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Ideology Vs. Ethics Vs. Science

Joe Carter and Rusty Lopez aren't happy with John Kerry's recent speech wading into the science issue. Kerry said:

First, we need a president who will once again embrace our tradition of looking toward the future and new discoveries with hope based on scientific facts, not fear. That's what presidents are supposed to do. Franklin Roosevelt built great national laboratories. Abraham Lincoln created the National Academy of Sciences. President Eisenhower established the White House Science Advisor. President Kennedy started America on the path that ended up with a man setting foot on the moon. And President Clinton helped lead us to a map of the entire human genome. Presidents think big and dream big. And nowhere is it more important to do so than crossing the new horizons of science and technology.

I am proud that today 47 Nobel Laureates have sent an open letter to America in support of my campaign and our cause to invest and lead the world in science. As president, I will listen to the advice of our scientists so I can make the best decisions. Their reports and evaluations will be open so that you can make informed decisions as well. This is your future and I will let science guide us, not ideology.

... And finally, we must lift the barriers that stand in the way of stem cell research and push the boundaries of medical exploration so that researchers can find treatments that are there, if only they are allowed to look. And we should do this while providing strict ethical oversight.

... If we pursue the limitless potential of science -- and trust that we can use it wisely -- we will save millions of lives and earn the gratitude of future generations. We have the potential to do so much good while at the same time meeting some very practical challenges -- lowering health care costs and creating new jobs.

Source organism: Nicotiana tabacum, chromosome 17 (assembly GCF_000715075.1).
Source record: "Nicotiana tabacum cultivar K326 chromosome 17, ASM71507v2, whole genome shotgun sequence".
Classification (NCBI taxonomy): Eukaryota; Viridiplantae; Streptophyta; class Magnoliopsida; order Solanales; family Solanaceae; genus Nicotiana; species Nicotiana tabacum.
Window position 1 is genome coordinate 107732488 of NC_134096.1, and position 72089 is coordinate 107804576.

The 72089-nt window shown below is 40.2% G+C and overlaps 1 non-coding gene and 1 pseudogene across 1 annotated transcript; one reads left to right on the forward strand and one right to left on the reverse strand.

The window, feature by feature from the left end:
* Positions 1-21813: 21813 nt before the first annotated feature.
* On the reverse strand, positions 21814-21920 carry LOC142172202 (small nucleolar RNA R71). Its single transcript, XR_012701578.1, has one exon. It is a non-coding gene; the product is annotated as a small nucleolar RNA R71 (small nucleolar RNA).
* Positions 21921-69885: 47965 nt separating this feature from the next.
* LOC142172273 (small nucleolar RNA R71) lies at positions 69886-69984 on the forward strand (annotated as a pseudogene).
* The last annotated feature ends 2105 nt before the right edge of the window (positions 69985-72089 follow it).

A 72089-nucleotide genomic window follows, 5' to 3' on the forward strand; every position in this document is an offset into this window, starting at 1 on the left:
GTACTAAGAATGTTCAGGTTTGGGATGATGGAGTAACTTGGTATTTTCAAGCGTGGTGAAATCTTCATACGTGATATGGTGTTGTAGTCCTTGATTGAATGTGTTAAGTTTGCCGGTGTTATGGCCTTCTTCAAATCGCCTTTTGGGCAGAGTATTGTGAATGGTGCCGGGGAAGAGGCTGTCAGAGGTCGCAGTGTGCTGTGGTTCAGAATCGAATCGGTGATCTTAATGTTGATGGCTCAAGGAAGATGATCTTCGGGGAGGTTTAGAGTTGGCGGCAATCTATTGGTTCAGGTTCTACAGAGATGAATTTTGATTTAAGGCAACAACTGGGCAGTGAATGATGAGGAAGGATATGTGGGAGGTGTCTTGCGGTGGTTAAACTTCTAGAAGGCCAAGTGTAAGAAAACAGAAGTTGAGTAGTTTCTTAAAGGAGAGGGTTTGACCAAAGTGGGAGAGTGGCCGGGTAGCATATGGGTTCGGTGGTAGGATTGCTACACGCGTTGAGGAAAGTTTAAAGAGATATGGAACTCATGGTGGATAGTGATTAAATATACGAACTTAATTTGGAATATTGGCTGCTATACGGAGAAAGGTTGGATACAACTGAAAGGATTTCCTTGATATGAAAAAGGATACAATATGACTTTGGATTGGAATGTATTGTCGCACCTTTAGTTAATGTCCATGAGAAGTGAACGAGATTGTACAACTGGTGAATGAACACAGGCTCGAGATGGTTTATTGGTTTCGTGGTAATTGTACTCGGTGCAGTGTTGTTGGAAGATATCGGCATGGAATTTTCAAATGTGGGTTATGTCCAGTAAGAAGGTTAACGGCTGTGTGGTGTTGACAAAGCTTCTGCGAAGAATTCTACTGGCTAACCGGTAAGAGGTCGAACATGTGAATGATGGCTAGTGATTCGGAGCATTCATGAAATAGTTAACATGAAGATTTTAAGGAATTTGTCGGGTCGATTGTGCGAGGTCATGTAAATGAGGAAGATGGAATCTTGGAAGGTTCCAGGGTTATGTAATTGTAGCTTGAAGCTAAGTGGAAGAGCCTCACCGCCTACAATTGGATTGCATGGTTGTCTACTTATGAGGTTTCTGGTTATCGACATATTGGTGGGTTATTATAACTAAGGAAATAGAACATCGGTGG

Carter and Lopez take Kerry's condemnation of placing ideology over science as a indication that Kerry embraces scientism, that he thinks we ought to pursue scientific advances without regard to the ethics of the experiment or of the use of the results. But when Kerry says "ideology," he does not mean (as Carter claims) "ethics." He means "factual views distorted by incorrect ethics." The problem with Bush's limits on stem cell research was not that Bush had ethical scruples about the research, it's that 1) his ethical scruples were misguided, and 2) he distorted our factual knowledge in order to bolster his ethical position (by misrepresenting the number of viable stem cell lines).

Carter is correct to point out that Kerry is naive about the ethical integrity of scientists. But in claiming that scientists are ethical, Kerry is repeating what Carter and Lopez think he's denying -- that ethical restraint on science and technology is important.

Indeed, Kerry's arguments for more science are explicitly ethical. He's not pushing science for the sake of science. He's asserting certain ethical goals -- curing disease and improving the economy -- and then saying that certain scientific advances are necessary to achieve those ends. It's a thoroughly instrumental view of science.

The main thing that Kerry is getting at by saying he'll put science before ideology is point 2 above. The charge against Bush is that he's gone to the opposite extreme from scientism. Rather than thinking that science is unbound by ethics or can give you ethical answers, Bush acts as if science should be bent in order to support his ethical positions. Kerry's point is that unbiased knowledge of how the world actually works is a necessary part of good decisionmaking, along with solid ethical precepts. His comment that "their reports and evaluations will be open so that you can make informed decisions as well" is a promise not to pursue the correct ethical outcome by misrepresenting the facts. That's a far cry from saying he'd throw ethics out the window.

(Of course, none of this means that Kerry will actually do any of what he claims. I expect that he'll be better than Bush, but he's still a successful politician. Ethical scruples are not a fitness-enhancing trait in the political world.)


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